Applique Tote Bag Tutorial

I am really excited to share with you a tutorial I made for Minerva Crafts. Their website is really great with loads of great tutorials to try. I created a tote bag with appliqued letters and you can too following the instructions on their site.

It is a really simple make and you can customize it anyway you like with your choice of letters or shapes in any combination of colours.

To make this bag, as it appears in the tutorial, for yourself you will need the following supplies:

Canvas

Webbing

quilting cotton 1

quilting cotton 2

quilting cotton 3

quilting cotton 4

fusible bondaweb

contrast thread

You can make your own tote bag just like mine. Just follow the directions here. Be sure to let me know if you make one – I’d love to see it!

This post contains affiliate links. All opinions are my own.

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How To: Make a new ironing board cover

ironing board cover

Today I have a really quick post for a really quick make. In fact I did everything from cutting the fabric to the photo shoot all within 2 hours!

I decided it was time my ironing board got a makeover. Whilst visiting Ikea last week I discovered their great fabric range and just had to get some. This was the perfect choice for my ironing board. Look at that print!

 

Do It Yourself

What you will need:
  • Fikea fabricabric (Length needs to be the length of your ironing board + 30 cm, width needs to be the width of your ironing board +30 cm)
  • Elastic (length needs to be long enough to fit around your ironing board
  • Safety pin
  • Matching thread
To make this yourself follow these simple instructions:
  1. Trace around the top of your ironing board directly onto the back of the fabric.
  2.  Add 15 cm extra all the way around your ironing board and cut out the fabric
  3. ironingboard2Turn over 1.5 cm or 5/8 in all the way around the edge making small folds in the curved parts so as they lie flat.
  4. Turn the same amount under again, press and pin.
  5. Stitch as close as you can to the first fold to create a channel all the way around the edge. Be sure to leave a small gap of about 3 cm along the long edge.
  6. Attach a safety pin to the end of a long piece of elastic.
  7. Thread the saftey pin through the channel you have created.
  8. Place the cover over your ironing board and smooth out the top
  9. Pull the elastic tight until the cover wont move on your board.
  10. Tie the elastic tight and cut off any excess.

 

It’s such a quick make but can really spruce up your sewing space!

If you enjoyed this make why not try some of my other patterns!

KCBW6 Day 6: Polls Apart

Only 2 days left of KCBW6. I hope everyone is still having loads of fun!

Today is the day when you get to have your say rather than just listen to me rambling on and on!

I want to know what makes you want to read this blog? What do you want to see more of? As well as the poll itself which we will get to in just a minute I would love to hear your comments on the style of my posts, their length and what you think of the content. If there is anything you would like to see more of (or less of) jsut let me know. Today is your turn to speak!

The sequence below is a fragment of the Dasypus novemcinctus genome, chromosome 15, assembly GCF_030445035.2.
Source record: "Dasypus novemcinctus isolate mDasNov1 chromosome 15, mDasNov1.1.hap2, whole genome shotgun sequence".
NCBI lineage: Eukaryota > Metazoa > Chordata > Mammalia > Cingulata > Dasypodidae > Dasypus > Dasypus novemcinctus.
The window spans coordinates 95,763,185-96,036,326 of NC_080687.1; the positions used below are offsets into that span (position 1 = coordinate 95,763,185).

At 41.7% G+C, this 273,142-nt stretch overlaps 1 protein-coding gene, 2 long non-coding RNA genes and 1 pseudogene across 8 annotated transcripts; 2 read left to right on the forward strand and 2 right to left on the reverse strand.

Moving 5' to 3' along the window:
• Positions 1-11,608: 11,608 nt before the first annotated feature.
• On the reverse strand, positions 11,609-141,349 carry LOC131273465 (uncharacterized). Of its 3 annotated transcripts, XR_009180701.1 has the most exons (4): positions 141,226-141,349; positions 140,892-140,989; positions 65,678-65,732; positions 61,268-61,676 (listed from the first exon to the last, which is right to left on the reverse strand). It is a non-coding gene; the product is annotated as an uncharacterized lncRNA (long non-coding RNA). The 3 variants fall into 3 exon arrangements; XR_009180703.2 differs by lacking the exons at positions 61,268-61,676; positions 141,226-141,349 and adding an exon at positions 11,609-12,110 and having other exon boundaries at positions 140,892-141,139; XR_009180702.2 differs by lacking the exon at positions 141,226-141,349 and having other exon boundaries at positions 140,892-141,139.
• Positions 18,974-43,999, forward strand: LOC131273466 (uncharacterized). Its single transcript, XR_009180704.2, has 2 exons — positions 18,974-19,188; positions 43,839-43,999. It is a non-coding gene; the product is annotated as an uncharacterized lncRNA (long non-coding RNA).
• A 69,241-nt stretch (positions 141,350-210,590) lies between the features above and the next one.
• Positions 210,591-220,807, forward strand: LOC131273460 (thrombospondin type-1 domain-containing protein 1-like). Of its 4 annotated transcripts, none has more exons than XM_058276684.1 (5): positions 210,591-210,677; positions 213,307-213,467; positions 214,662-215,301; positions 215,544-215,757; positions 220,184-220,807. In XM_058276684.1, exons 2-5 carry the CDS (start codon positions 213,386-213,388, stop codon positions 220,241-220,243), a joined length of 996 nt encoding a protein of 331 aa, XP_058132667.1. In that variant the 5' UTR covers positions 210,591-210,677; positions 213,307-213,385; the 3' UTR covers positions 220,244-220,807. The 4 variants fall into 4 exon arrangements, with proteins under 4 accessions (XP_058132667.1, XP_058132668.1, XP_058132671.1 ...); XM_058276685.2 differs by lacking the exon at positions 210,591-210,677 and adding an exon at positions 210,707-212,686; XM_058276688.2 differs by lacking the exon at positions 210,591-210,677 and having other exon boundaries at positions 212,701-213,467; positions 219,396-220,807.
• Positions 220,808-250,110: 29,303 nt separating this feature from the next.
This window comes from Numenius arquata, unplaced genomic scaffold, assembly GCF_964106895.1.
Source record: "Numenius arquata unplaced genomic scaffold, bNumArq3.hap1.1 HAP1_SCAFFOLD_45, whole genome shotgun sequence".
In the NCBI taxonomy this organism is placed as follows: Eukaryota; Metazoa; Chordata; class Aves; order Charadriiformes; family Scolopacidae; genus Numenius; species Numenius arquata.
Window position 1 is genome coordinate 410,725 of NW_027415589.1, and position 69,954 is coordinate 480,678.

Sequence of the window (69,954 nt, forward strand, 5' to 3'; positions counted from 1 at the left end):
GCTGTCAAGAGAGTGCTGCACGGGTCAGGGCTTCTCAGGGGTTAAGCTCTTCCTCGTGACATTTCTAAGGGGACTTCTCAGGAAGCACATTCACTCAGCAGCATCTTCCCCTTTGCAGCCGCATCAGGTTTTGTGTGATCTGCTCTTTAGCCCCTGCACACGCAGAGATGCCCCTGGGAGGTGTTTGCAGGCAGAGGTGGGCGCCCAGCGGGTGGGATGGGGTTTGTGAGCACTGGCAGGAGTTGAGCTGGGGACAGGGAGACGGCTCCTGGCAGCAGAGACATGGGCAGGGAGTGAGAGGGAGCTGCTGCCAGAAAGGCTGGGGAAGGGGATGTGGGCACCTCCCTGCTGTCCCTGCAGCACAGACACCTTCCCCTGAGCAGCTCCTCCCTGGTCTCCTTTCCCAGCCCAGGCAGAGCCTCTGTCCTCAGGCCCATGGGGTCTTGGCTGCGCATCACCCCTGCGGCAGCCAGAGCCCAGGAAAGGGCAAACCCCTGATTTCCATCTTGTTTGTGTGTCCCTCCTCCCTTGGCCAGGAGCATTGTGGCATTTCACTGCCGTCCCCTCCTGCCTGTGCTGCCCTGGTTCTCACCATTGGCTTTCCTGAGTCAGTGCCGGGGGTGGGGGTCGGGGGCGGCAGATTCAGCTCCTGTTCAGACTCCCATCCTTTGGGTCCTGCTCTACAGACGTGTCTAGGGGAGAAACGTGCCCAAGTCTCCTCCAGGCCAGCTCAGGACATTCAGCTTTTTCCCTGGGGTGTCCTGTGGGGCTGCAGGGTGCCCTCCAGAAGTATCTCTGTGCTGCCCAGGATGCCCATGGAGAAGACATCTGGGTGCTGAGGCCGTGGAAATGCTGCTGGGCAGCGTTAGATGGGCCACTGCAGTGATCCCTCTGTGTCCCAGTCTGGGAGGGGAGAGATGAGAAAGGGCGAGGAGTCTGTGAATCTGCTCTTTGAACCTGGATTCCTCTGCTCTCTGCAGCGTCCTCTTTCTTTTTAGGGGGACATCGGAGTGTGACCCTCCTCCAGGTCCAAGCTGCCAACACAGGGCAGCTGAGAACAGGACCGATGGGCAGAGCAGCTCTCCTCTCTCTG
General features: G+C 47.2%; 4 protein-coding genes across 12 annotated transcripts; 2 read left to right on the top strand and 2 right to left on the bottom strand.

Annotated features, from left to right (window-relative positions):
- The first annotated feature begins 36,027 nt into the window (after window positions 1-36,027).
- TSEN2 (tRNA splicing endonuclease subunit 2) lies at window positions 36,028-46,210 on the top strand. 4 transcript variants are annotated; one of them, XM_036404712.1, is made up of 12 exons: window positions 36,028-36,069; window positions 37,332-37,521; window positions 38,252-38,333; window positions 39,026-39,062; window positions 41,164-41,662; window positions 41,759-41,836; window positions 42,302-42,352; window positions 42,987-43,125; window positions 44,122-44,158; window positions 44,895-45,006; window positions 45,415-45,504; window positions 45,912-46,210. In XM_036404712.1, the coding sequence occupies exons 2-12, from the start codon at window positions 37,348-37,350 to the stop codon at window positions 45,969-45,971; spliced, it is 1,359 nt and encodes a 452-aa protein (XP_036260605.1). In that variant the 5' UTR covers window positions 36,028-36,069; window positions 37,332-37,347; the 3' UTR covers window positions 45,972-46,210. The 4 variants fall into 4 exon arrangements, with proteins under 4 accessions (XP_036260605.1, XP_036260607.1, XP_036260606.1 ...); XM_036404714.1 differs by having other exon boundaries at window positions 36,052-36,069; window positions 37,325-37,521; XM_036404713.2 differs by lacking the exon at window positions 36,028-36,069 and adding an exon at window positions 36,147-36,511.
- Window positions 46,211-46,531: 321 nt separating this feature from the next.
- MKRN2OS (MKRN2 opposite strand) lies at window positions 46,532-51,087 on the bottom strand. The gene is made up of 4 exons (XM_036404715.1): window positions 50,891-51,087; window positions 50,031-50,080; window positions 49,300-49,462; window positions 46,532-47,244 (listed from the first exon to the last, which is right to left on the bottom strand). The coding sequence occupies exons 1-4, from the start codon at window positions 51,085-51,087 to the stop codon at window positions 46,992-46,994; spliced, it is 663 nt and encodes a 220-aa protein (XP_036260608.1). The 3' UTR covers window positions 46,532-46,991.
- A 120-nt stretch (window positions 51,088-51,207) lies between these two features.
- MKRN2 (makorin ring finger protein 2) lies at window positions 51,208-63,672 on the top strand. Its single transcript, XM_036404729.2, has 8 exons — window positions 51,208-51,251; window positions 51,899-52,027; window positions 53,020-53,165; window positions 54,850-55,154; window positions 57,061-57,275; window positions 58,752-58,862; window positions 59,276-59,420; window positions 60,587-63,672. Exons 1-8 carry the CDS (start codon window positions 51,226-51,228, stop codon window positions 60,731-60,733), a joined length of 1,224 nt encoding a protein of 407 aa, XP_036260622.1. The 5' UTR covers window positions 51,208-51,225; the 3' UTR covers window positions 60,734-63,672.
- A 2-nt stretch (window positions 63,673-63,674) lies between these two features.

So here’s my poll…I want to know what your favourite type of blog post to read is. You can tick more than one box if you just cant decide! Below the poll I have given some examples of my previous posts that fall into each category if you want to check them out!

I look forward to hearing what you think and hopefully, from now on,  I will be able to write more of the sort of posts you want to read

Seeing a work in progress

By this type of post I mean a post that describes a project I am working on right now but its not finished. The post could be just an update on how the project is going or a discussion about why it isn’t finished.

Examples of this type of post are:

Seeing a completed project

These types of post are basically a chance for you to see a porject I have finished. There will often be a roundup of the pattern and what I thought of it, including how easy it was to follow. I might also discuss the yarn I used and how well it worked with that project and any general comments about the construction or finished feel of the project.

Examples of this type of post are:

A tutorial on how to make something yourself

This could be an explanation of how to do a simple craft project or even how to do a complicated stitch pattern. I like to include these posts as I learn something new, especially if I have struggled to find a useful tutorial myself.

Examples of this type of post are:

Insights into how I choose my projects

By this I mean the sort of post detailing how my creative process works from the choice of yarn, colour or pattern.

Examples of this type of post are:

Random musings

This sort of post can be quite varied and covers everything from random crafting related thoughts that pop into my head to questions for you about how to fix a problem I’ve been having.

Examples of this type of post are:

embroidery floss necklace

embroidery floss necklace

It definitely feels like spring is here and all the flowers that are popping up everywhere make me want to brighten up my wardrobe. My winter wardrobe is often quite dark incorporating jewel tones such as the blue of my geometric cowl or the red of my delphine skirt, but spring calls for bright blues and pale yellows!

After taking the time to think about some of the great ideas I found when searching through my favourite pins I decided to have a go at making the embroidery floss necklace that I had pinned onto my craft board